As the end of semester approaches, GMI and elective courses begin the dreaded closure process which usually entails an onslaught of final exams, presentations, papers and whatnot. I personally prefer any type of final evaluation as long as it is not an exam, and fortunately for me none of my courses require one this semester.
For my Team Leadership and Innovation course, one of the heaviest elements that contribute to our grade is the Reflected Best Self (RBS) paper. Even though midterm and final exams were replaced by biweekly quizzes due to student feedback (and professors who listen to it!), this assignment proves challenging if one has not prepared enough throughout the semester. The RBS paper consists on a handful of chapters that help develop self-awareness through a series of self-evaluations and their results that come from the lectures and readings given to us during the semester. It is one of the most interesting assignments I have come across so far since there is no expectation for a “correct” answer, but rather we must prove that we have acquired the necessary tools to understand ourselves and propose a series of objectives that will help us improve as individuals. Even though I started my RBS paper, the myriad of self-assessments I did over the semester were not enough to avoid having to spend a couple of nights before the deadline setting up my personal goals for the nearby future. What I enjoyed most about this assignment and this class overall is how even though there is a theoretical approach to a lot of the topics being brought up such as leadership, innovation and teamwork, the main outcome the professors sought to achieve was making sure we can apply what we learned in our daily life in an integral sense, encompassing our career, our principles and our own personalities.
The other assignment I have been working on comes from my Principles of College Teaching class. The main assignment for this class is coming up with a Syllabus for a class that you may end up teaching in your discipline at a 100-level (freshman course). In my case, since my only teaching experience comes from Costa Rica, I decided I would reimagine the introductory course in my own major: Introduction to medical technology engineering. For this assignment, we are expected to create a sense of engagement with the student that goes beyond setting up the requirements to pass the course, but rather to guarantee that the experience will be memorable, enjoyable and useful. It is not as simple as describing what must be taught in the course, we must also elaborate in how this is going to be done, describing our teaching method with as much creativity as possible (In consideration of what current teaching expectations are – ie: not proposing going on field trips every class). While writing this assignment, I realized the congruency between the material we are being taught and the way my current courses are set up. The GMI courses under Dr. Richardson are unquestionably engaging, adaptable and always places my interests as a student first. The Team Leadership and Innovation course also had this strong sense of engagement, seeking to provide a more pragmatic learning experience that will allow us to apply our knowledge instead of simple memorizing it. To be fair, it is much easier to engage graduate students like us since we are certain of our interest in the program we are part of; however, it may be harder for undergraduate students to engage in subjects they have yet to understand how they relate to their future field of work.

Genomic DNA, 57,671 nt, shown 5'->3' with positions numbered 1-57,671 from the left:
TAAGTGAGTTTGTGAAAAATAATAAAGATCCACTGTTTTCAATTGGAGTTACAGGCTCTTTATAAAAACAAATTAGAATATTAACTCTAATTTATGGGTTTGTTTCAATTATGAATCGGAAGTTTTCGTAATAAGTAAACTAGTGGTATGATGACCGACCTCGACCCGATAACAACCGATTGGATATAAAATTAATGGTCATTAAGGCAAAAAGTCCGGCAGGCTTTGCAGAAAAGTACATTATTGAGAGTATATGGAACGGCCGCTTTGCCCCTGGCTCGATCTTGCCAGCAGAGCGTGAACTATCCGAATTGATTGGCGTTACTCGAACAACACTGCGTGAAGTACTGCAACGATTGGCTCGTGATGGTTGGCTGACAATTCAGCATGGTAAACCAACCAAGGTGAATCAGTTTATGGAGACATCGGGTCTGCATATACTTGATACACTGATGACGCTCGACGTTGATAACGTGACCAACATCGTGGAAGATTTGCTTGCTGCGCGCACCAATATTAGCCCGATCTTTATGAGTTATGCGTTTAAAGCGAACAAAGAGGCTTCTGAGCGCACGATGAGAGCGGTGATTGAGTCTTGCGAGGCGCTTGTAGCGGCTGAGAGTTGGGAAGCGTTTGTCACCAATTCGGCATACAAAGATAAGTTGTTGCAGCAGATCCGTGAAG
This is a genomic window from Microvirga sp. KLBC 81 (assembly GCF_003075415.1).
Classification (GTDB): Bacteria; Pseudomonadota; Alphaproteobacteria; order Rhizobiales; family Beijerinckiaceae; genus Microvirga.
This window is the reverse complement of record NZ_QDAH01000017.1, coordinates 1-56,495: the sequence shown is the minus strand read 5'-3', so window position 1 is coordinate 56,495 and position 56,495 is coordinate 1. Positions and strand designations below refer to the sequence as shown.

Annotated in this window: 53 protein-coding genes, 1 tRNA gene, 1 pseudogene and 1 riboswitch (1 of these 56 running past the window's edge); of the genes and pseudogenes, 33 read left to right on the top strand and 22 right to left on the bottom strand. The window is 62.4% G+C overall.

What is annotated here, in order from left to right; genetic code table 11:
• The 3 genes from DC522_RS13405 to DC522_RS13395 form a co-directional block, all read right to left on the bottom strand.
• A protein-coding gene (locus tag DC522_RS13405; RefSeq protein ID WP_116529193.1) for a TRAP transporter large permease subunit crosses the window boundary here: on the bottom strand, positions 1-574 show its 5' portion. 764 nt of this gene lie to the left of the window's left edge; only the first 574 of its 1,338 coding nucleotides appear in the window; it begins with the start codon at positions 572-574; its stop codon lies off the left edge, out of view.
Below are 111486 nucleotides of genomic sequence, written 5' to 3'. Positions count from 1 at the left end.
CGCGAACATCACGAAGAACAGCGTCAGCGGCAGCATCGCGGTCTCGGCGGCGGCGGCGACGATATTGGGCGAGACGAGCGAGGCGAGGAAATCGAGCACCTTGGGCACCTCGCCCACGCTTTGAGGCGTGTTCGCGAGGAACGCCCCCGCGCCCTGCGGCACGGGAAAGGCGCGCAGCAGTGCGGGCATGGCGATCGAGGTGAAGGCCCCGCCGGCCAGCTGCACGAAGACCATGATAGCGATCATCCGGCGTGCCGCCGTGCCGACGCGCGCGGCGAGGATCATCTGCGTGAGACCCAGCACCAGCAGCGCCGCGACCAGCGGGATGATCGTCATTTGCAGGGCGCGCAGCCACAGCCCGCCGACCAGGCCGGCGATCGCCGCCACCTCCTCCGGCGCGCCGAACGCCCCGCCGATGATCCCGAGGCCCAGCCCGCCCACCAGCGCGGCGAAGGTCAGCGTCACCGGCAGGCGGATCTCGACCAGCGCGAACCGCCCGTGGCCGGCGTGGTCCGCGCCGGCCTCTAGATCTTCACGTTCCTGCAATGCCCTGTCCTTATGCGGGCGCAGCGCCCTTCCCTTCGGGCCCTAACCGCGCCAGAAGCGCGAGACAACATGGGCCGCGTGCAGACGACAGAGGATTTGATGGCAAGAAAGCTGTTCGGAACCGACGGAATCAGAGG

Finally, my assignments for GMI are more consistent with what we have blogged about collectively in the past. For my implementation project (VisRefr), pivoting to a more user friendly platform as opposed to programing a raw cross-platform application from the very beginning has proven to be a workload relief. Not only is it more enjoyable, it gives me a sense that the task can be completed in the current timeline. In all fairness, it was my own mistake since I miscalculated the amount of work it may take a single-person unit to program an entire app without using anything as baseline. With the current solution – Microsoft PowerApps – it may be easier to meet my sponsor’s demands in a more reasonable timeframe. However, communication with international sponsors may at times be slightly difficult to maintain as we can only schedule phone calls and these tend to be somewhat harder to commit to when compared to a face-to-face. All hurdles aside, the project is turning out to be successful albeit if the timeline may be slightly shifted towards the Spring Semester.
When it comes to the Design Project, this one is more about our capabilities to work as a team; nonetheless, balancing workloads between our individual projects, our electives and extracurricular responsibilities sometimes get in the way of the most effective teamwork. We are aware we took longer than expected in finding a <Need> that we are all passionate about, but most importantly that it is feasible within our current resources and timeframe. By now we have narrowed it down to three, considering we have pivoted considerably since we last thought we had locked in our top needs. We now face the challenge of meeting our deadlines without stressing out too much and taking it out on each other. I honestly believe that one of the most challenging aspects of the GMI program is not related to practical knowledge, but rather the soft skills required to successfully perform as an engineering team.